### 3.3 Classification

*N*dimensional decision vector \(\mathbf {w}= [w_1~w_2~\cdots ~w_N]^T\) for a training dataset which consists of

*L*frames, where each

*N*dimensional

*i*-th frame \({\mathbf {x}}_{i} = x_{i} (n),n = 1,\cdots ,N\) is marked with a class label \(y_i\). The decision vector is formed from a given discriminating function \(f(\mathbf {x})=f(\mathbf {w}, \mathbf {x})\), which can effectively match with class label \(y_i\) of the training dataset. In SVM, the training vectors \({\mathbf {x}}_{i}\) fulfill the following inequalities considering the threshold

*b*for two class problem with two class values \(+1\) and \(-1\) [18]:

*f*(

**x**) can be defined as [18]

**K**is given by

*i*,

*j*-th element of the kernel matrix for both linear and nonlinear kernel function can be characterized as the inner product of the

*i*-th and

*j*-th training vectors.

In this paper, the effect of different kernel functions is investigated, and finally, quadratic kernel function is used in our proposed scheme for mental task classification. For the sake of evaluating the performance of extracted features, leave-one-out cross-validation scheme is applied, where each frame is tested one by one. During the testing of a frame, all the remaining frames are used for training. The overall accuracy is calculated based on the classification results obtained in all the frames.

## 4 Simulation and results

In this section, performance of the proposed method is investigated considering classification accuracy obtained under different conditions, such as varying the feature dimension, utilizing different spectral bands for feature extraction and employing various types of kernel function in SVM classifier. Moreover, effect of channel selection on classification accuracy using the proposed method is analyzed. In this case, various spatial locations of EEG channels are taken into consideration. A comparative analysis on classification performance between the proposed method and some existing methods is also performed. In the proposed method, two reflection coefficients obtained from each channel are computed using (7) and used as discriminative feature to classify EEG signal. Unless otherwise specified, quadratic kernel of SVM classifier is employed in leave-one-out cross-validation manner to obtain classification accuracy. The classification task is carried out considering two types of mental tasks at a time, as conventionally done by other researchers [5, 6]. In this way, ten different combinations of these five types of tasks are plausible where each combination is denoted by two alphabets. For example, MC corresponds to combination of mathematical multiplication and visual counting tasks, BL corresponds to combination of baseline-resting and mental letter composing tasks etc. In what follows, detail results and analyses are presented.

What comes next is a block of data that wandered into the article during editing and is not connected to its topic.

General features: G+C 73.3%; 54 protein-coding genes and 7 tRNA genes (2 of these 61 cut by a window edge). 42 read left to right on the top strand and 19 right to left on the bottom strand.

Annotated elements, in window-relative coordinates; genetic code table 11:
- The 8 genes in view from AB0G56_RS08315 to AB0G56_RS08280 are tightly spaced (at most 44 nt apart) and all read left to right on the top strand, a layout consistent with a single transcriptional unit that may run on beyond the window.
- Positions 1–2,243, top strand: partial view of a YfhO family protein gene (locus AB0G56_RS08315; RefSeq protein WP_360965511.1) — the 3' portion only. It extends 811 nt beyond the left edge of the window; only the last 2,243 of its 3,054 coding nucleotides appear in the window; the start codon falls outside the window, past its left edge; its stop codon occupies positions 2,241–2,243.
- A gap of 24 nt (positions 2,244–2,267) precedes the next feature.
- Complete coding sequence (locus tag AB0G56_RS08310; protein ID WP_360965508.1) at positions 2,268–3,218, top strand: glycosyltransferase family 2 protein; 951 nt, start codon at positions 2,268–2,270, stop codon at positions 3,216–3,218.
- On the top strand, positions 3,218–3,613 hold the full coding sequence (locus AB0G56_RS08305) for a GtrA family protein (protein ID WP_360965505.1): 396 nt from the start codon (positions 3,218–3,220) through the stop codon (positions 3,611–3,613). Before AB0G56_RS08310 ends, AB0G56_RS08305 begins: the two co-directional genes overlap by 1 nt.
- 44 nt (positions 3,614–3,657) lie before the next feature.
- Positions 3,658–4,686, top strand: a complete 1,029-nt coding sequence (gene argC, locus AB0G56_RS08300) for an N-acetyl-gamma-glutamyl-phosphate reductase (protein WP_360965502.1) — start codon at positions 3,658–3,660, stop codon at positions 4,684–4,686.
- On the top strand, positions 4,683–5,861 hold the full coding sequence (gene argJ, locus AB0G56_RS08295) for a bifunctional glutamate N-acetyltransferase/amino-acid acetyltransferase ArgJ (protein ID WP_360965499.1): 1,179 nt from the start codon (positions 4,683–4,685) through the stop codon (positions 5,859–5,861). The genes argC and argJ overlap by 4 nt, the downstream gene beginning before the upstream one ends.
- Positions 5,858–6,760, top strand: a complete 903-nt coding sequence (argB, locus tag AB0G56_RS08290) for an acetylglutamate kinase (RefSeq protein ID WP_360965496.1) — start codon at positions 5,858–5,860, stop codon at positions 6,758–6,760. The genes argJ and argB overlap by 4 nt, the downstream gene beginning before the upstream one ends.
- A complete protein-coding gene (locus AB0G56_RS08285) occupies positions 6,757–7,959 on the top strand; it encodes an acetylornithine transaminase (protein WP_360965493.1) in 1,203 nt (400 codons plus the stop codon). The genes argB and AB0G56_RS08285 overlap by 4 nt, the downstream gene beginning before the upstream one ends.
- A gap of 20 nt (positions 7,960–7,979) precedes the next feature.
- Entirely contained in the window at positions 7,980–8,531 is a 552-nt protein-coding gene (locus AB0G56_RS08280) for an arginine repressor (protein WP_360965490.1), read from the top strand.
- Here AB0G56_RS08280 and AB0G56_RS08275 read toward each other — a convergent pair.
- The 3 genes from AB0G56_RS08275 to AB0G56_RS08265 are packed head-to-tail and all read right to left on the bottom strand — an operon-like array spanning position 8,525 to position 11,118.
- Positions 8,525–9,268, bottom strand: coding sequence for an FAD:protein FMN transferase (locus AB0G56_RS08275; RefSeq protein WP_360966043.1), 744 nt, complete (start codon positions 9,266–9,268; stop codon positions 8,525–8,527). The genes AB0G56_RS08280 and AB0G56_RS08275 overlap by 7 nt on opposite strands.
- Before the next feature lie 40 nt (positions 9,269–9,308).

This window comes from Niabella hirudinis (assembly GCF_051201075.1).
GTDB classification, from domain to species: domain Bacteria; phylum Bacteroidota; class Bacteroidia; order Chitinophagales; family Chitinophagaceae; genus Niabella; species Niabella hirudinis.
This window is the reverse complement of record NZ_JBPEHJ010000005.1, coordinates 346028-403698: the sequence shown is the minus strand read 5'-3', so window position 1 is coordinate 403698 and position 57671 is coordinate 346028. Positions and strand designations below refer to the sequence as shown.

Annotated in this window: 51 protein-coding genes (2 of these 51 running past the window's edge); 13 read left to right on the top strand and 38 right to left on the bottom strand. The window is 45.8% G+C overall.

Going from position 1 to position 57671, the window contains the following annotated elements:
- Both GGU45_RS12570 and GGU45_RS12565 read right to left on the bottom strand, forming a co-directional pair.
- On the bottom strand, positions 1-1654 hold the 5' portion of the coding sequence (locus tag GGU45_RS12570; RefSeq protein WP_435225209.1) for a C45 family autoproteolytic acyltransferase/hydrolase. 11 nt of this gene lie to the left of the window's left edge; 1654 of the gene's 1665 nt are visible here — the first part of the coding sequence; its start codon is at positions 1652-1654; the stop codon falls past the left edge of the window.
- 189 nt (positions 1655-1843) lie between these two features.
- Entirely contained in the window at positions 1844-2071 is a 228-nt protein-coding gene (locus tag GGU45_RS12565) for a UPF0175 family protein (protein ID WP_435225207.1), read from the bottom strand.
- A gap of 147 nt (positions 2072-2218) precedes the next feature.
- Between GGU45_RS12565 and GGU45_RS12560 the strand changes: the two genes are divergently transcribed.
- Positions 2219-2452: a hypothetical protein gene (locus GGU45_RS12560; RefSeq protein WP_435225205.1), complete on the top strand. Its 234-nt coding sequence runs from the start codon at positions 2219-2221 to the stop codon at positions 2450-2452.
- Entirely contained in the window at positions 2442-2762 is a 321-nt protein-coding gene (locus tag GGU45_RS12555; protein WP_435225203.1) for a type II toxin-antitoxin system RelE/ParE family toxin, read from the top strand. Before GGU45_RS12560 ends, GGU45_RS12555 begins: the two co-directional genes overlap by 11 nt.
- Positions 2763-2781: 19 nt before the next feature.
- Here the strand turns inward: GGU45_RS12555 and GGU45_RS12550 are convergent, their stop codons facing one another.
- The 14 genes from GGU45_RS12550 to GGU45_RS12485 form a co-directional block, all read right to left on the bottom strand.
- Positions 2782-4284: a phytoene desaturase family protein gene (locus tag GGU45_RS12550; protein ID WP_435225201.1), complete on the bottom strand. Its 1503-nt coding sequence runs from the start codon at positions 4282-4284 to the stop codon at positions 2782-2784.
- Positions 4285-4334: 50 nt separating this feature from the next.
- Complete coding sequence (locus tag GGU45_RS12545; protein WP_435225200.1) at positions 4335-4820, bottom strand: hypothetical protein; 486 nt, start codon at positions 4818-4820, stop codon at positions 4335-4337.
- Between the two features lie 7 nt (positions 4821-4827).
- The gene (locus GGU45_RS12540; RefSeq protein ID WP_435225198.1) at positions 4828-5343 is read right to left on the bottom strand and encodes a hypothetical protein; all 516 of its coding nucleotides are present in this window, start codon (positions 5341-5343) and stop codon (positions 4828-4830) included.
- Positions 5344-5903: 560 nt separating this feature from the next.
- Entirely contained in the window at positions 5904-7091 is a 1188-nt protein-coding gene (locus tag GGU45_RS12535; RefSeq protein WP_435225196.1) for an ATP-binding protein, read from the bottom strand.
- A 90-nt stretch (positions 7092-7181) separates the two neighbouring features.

### 4.1 Effect of channel selection

It is observed that right hemisphere channels provide comparatively better accuracies with respect to that obtained by using the left hemisphere channels (except for subject 4). Moreover, a particular location of channels may provide better classification accuracy, but it varies from subject to subject. For example, for subject 1 and subject 4, better classification accuracy is achieved when channels from occipital locations are considered. However, in all cases, lower classification accuracy is obtained if the reduced number of channels are used instead of all channels. As a result, it is not possible to select any one particular choice of reduced number of channels to obtain acceptable classification performance in all subjects. Hence, in the proposed method, all channels are taken into account to perform the task of classification.

### 4.2 Effect of feature dimension reduction using principal component analysis

It is observed that with the increase in number of principal components, classification accuracies obtained for different subjects increase. In case of subject 4, considering more than two principal components provide classification accuracies which are almost equal to that obtained by using all 12 features utilized in the proposed method. However, in all cases, classification accuracy obtained by using reduced number of principal components does not surpass accuracy that obtained by using all 12 features utilized in the proposed method. As a result, feature dimension reduction scheme using PCA is not taken into account to perform the task of classification in the proposed method.

### 4.3 Effect of variation of number of reflection coefficients